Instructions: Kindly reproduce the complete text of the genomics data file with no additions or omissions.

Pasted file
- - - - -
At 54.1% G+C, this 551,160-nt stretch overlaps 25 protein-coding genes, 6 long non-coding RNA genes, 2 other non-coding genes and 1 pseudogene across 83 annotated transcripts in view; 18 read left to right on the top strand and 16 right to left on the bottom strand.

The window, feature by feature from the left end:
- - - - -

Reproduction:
At 54.1% G+C, this 551,160-nt stretch overlaps 25 protein-coding genes, 6 long non-coding RNA genes, 2 other non-coding genes and 1 pseudogene across 83 annotated transcripts in view; 18 read left to right on the top strand and 16 right to left on the bottom strand.

The window, feature by feature from the left end: